Liability limits – The maximum amount your liability policy will pay. Your policy must pay at least $XX,000 for each injured person, up to a total of $XX,000 per accident, and $XX,000 for property damage per accident. This basic coverage is called “## / ## / ##” coverage. These Variables, or actual amounts, are determined per state. State required minimums can be seen in our info center Here.
Lien – A claim on property as a security for the payment of a debt.
Lien holder – A person or organization with a financial interest in property up to the amount of money borrowed or still owed on the property.
Limit – The maximum amount an insurance company will pay for damages or injuries that apply to the coverage. Most states have laws that specify the minimum limit that must be purchased for each required insurance coverage.
Limits of Liability – The amount named in your policy up to which the insurance company will protect you.
Loan/Lease Payoff Coverage – ( See Gap Insurance )
Loss – The amount an insurance company pays on a claim.
Loss of Use – Compensation to a third-party claimant for financial losses resulting from the inability to use the property as the result of accident-related damage.
Malicious Mischief – Intentional damage of personal property with malice of planning.
McCarran-Ferguson – Enacted by Congress in 1945, this law grants authority to the states to tax and regulate the business of insurance
Medical payments and personal injury protection (PIP) – Both pay limited medical and funeral expenses if you, a family member, or a passenger in your car is injured or killed in a motor vehicle accident. PIP also pays lost-income benefits.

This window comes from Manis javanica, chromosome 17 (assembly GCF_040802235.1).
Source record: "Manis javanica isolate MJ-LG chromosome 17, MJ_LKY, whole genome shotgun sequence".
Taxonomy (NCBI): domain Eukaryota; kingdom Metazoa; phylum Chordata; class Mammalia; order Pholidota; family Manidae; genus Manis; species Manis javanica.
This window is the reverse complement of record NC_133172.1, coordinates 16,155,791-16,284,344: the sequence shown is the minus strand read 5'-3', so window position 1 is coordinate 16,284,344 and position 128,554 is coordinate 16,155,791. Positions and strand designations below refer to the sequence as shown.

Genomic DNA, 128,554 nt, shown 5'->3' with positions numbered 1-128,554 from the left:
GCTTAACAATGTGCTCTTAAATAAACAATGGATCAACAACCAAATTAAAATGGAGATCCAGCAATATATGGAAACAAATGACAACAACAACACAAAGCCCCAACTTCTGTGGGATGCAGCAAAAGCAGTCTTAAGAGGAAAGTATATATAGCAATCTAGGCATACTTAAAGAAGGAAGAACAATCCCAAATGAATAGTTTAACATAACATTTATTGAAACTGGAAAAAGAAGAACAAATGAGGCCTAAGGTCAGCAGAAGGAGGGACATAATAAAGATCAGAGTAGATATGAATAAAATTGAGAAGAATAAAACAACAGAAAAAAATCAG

Misrepresentation – Inaccurate or deliberately false representation of the nature of somebody or something.
Motor vehicle report (MVR) – A state record of licensing status, violations, suspensions, and other infractions a driver has acquired.
Multi-Car Discount – Available to policyholders who insure more than one vehicle at the same location.
Named driver exclusion – An endorsement that provides that a policy does not cover accidents when a specifically named person is the driver.
Named driver policy – A policy that covers only the drivers specifically named in the
policy. Generally, all other drivers are excluded from coverage under the policy. This type of policy is usually written by surplus lines companies.
Named Insured – The person or entity stated on the policy declarations page.
Negligence – A civil wrong causing injury or harm to another person or property as the result of doing something or failing to provide a proper or reasonable level of care.
No-Fault Auto Insurance – A type of auto insurance coverage that allows motorists to recover financial losses from their own individual insurance providers regardless of who is at fault. There are 12 states that use a no fault system.
No-Fault State – A state the uses a system designed to discourage law suits. In order to sue for medical expenses, a driver’s injuries must exceed No-Fault Insurance state minimum monetary thresholds.
Non-owners policy – Insurance coverage that offers liability, uninsured motorist, and medical payments to a named insured who does not own a vehicle.